There have also been a number of claims before the English courts based on overseas torts, where the UK parent company of the local operating subsidiary has been used as an "anchor" defendant to enable the proceedings to be brought in England. These frequently involve a challenge to the jurisdiction of the English court, with the future of the claim turning on whether the entire litigation can be continued in England.
Generally, putative settlements of class actions in the US system must be approved by the court, which is an important safeguard in circumstances where the vast majority of the affected class members will have had no involvement in the claim or the settlement strategy.
Such approval is not required in opt-in High Court actions in England, although the terms on which the claimants agree to take part will often regulate the extent to which individual claimants have input on settlement strategy (for example, by key strategic decisions being delegated to a claimant committee). Settlements in opt-out proceedings before the Competition Appeal Tribunal do require approval.
Approvals aside, High Court collective actions will present unique difficulties, in each case, when it comes to considering how to structure settlements. Calderbank offers, rather than Part 36 offers, will likely be more appropriate (given their far greater flexibility), but careful thought will need to be given to, for example, issues of when, and how, the settlement – with all of the class claimants – will in fact become binding.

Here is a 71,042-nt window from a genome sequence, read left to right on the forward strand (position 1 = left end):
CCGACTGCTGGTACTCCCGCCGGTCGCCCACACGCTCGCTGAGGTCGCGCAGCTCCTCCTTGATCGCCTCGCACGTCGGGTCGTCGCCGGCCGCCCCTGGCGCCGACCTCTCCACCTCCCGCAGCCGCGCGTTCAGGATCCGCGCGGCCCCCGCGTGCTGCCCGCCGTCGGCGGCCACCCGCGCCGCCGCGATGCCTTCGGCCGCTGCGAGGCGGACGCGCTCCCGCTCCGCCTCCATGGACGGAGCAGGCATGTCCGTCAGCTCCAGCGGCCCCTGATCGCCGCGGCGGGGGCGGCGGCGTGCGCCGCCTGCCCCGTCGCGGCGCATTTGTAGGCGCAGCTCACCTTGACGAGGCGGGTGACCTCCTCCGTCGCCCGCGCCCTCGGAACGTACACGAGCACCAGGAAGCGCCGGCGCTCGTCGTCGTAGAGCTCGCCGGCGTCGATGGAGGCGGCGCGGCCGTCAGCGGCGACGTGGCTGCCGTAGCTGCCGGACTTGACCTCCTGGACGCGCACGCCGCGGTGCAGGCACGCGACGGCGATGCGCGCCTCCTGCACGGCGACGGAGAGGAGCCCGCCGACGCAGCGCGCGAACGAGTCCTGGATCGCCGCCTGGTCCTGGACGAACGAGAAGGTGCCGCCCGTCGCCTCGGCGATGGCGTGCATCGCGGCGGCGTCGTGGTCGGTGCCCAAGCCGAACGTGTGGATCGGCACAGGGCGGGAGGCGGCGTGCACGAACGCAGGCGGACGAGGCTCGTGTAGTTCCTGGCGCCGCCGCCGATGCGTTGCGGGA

As collective litigation continues to grow in England, there is an obvious temptation to look at the more advanced US class actions regime for guidance, in particular in relation to defence strategies that can be deployed in an English context, and the emergence of firms in England which are actively pursuing opportunities for collective claims invites comparisons with the US class actions bar. Although it is important not to lose sight of the significant procedural differences between the two jurisdictions, there is much that UK practitioners and businesses can learn from US experience about the commercial and financial dynamics that drive such claims, and why they are business risk that cannot be ignored.